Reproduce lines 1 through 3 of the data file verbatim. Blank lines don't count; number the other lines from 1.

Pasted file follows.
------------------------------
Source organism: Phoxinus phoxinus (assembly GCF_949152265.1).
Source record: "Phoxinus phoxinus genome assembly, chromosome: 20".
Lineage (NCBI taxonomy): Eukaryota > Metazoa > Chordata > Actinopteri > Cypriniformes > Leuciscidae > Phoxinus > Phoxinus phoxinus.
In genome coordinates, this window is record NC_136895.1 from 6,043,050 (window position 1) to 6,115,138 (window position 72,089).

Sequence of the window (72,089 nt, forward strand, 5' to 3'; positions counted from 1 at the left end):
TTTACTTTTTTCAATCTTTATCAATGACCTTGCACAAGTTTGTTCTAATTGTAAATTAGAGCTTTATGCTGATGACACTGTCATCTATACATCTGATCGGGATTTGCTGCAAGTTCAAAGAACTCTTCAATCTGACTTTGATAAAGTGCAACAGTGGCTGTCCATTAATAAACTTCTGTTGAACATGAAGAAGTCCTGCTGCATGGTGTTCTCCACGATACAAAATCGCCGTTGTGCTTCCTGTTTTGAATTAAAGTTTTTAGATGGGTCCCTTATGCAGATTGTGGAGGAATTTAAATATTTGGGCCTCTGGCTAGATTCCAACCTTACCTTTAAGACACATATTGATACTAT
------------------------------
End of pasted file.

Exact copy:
Source organism: Phoxinus phoxinus (assembly GCF_949152265.1).
Source record: "Phoxinus phoxinus genome assembly, chromosome: 20".
Lineage (NCBI taxonomy): Eukaryota > Metazoa > Chordata > Actinopteri > Cypriniformes > Leuciscidae > Phoxinus > Phoxinus phoxinus.